I prefer my food not to look like dead animals, but there is no doubt that, first in Asia and then the West with the likes of Beyond Meat, plant-based proteins help omnivores transition to and stay on a vegan or plant-based diet. T's Tantan uses gluten and other simple proteins to produce vegan versions of traditional Japanese and other Asian dishes, and I believe that that's one reason it's so popular with omnivores as well as vegans.   

While the focus is its namesake tantan (a type of thin noodle, commonly confused by foreigners with ramen), seasonal dishes come and go. 

While they can be eaten in the store, these sandwiches are great for taking out.   

2Foods ($, Japanese, Western, Donuts, 🌱)


Yaesu Underground Shopping Street/Mall (also called Yaechika Shopping Mall/Street), B1

Follow signs to the Yaesu North Entrance (of Tokyo Station). 2foods is on the right just before the ticket gates (or the left if coming out from the ticket gates).


directions (probably won’t work inside Tokyo Station without GPS)

Surprisingly realistic versions of traditional Japanese and Western animal-based foods.  
They might be too realistic.

Update this restaurant.

2foods is a new vegan café chain which aims to revolutionise the plant-based food industry by using the latest technology to create “healthy junk food”, and if their egg and cheese alternatives are anything to go by, I think it’s safe to say they’re succeeding. As well as this store inside Tokyo Station (officially called 2foods Yaesu Underground Shopping Mall), it also has branches in Ginza, Roppongi and Shibuya (none of which I recommend in this guidebook due to better value nearby alternatives) and an online shop.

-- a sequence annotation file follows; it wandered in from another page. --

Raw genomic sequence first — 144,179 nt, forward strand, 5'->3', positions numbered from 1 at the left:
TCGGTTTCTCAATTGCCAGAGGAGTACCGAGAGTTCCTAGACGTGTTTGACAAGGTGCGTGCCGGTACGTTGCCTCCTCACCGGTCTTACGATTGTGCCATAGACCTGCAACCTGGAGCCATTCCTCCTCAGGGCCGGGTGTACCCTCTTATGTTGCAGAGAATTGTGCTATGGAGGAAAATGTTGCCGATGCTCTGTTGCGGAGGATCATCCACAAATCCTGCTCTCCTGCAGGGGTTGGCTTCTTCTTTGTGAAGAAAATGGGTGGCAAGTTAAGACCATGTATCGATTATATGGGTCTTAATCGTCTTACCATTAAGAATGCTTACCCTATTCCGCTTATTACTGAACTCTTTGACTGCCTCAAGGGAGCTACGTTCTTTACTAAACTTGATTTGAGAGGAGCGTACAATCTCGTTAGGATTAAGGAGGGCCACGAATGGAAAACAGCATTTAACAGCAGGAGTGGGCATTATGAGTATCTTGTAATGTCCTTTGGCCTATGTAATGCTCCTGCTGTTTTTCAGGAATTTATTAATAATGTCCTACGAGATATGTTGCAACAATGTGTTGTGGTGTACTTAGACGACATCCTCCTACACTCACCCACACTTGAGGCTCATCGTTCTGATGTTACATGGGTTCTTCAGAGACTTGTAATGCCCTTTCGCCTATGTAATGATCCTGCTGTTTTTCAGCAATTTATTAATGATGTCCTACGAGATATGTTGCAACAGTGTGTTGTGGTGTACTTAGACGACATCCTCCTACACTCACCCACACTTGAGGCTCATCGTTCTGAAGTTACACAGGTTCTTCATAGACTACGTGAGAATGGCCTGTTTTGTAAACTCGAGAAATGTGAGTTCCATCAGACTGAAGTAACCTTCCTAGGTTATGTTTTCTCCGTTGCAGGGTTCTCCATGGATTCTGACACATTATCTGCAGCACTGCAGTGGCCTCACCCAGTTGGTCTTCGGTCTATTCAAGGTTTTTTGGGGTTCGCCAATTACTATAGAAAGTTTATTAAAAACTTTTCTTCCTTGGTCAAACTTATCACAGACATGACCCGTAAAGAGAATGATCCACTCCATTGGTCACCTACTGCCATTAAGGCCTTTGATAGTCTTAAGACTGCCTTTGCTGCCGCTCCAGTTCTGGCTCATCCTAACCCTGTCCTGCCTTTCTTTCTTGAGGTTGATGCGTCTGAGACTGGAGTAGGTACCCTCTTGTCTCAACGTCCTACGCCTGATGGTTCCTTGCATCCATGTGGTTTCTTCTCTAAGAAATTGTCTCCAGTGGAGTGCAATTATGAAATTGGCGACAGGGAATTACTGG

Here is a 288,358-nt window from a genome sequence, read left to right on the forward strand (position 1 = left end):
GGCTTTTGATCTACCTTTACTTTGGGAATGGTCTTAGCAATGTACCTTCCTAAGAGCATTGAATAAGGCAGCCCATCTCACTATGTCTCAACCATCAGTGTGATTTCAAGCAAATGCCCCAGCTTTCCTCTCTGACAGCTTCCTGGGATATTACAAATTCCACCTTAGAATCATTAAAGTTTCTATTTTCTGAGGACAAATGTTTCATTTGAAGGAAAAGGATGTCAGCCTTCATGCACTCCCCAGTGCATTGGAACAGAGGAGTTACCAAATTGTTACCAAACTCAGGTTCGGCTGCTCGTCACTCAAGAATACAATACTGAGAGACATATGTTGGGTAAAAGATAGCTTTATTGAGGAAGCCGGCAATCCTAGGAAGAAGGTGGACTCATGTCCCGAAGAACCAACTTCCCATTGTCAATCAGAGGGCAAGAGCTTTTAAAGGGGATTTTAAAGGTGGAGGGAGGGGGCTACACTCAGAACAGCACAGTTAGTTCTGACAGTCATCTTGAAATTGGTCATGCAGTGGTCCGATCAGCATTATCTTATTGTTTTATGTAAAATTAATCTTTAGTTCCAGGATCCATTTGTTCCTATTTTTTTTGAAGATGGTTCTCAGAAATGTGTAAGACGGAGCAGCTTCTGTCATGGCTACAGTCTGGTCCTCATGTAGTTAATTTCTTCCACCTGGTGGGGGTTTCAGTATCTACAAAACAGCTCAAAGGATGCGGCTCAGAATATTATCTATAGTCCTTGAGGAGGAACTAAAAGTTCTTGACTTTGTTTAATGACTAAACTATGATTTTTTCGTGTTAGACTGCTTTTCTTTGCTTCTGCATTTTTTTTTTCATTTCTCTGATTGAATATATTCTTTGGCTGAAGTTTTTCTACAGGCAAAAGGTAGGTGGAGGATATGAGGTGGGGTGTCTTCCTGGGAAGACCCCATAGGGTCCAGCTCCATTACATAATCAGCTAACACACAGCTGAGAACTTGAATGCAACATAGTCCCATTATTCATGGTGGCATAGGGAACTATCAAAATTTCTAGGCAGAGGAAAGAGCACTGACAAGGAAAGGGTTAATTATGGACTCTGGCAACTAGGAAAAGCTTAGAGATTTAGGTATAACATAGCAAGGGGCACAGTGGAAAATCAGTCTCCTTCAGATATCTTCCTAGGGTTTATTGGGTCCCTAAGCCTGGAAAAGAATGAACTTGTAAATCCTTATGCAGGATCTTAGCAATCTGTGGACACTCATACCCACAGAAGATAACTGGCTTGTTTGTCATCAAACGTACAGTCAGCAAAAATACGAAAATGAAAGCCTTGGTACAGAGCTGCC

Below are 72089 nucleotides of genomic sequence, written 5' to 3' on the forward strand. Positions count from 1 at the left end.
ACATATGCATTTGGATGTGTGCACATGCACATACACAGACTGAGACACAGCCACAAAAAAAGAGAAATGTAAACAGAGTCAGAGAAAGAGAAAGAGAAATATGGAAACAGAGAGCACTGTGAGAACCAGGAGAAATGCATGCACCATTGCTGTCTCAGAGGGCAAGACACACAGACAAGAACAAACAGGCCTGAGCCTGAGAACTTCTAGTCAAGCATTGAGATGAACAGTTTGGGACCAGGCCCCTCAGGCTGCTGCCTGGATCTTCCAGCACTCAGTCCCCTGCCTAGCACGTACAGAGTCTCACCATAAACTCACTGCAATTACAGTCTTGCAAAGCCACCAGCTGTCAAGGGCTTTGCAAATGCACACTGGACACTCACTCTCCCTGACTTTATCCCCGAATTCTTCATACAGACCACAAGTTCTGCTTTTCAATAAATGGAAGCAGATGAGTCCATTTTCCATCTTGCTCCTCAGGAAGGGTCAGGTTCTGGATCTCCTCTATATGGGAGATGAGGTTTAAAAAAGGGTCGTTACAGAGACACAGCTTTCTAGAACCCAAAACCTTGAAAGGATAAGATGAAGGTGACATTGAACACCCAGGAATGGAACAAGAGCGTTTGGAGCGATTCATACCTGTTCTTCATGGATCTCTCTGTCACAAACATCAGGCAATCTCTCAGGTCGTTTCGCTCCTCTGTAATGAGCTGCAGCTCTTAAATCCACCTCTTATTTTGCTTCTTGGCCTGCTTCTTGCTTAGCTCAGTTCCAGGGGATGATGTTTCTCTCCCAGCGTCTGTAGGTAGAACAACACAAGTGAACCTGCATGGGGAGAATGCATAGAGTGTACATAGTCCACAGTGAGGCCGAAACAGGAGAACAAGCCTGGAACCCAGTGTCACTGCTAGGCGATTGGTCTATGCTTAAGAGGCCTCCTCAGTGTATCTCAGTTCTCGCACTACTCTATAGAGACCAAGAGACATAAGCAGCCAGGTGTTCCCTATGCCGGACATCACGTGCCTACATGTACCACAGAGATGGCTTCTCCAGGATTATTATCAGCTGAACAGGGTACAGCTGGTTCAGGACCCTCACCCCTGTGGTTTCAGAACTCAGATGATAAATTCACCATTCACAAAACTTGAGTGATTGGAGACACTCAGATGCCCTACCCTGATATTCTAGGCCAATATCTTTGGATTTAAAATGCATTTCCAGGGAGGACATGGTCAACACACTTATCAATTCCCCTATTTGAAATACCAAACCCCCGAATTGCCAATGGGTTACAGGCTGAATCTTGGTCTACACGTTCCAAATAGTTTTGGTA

2foods specialises in donuts but also serves burgers, curries and other fast food, as well as desserts. Portions are fairly small and quite expensive, but they’re reasonable value given the location and the research and development that has gone into them. I recommend trying the omu-rice (fried rice with omelette and ketchup, shown above), a surprisingly realistic vegan version of this traditional Japanese dish. They also do take-outs which are good for day trips.

T's or 2Foods?

Both are fast and convenient. T’s meals are simpler and more traditional, while 2foods specialises in Western food, particularly plant-based alternatives to animal proteins. Not surprisingly, therefore, prices for a satisfying meal are lower at T’s. The dining space is more cramped at 2foods. 
Both do good take-out items, but sandwiches from T’s are probably the best value and likely to last the longest.

T’s is located within the JR ticket gates (but not the shinkansen gates), while 2foods is in a shopping mall outside of the gates. This makes T’s faster if transferring between JR trains but means that if you’re not taking JR trains and don’t have a Japan Rail Pass (for example, if you are travelling by subway), a platform ticket is needed (see above). 
For most visitors, I would try 2foods once (perhaps when not using JR trains, or when missing foods from home) and eat at T’s most other times.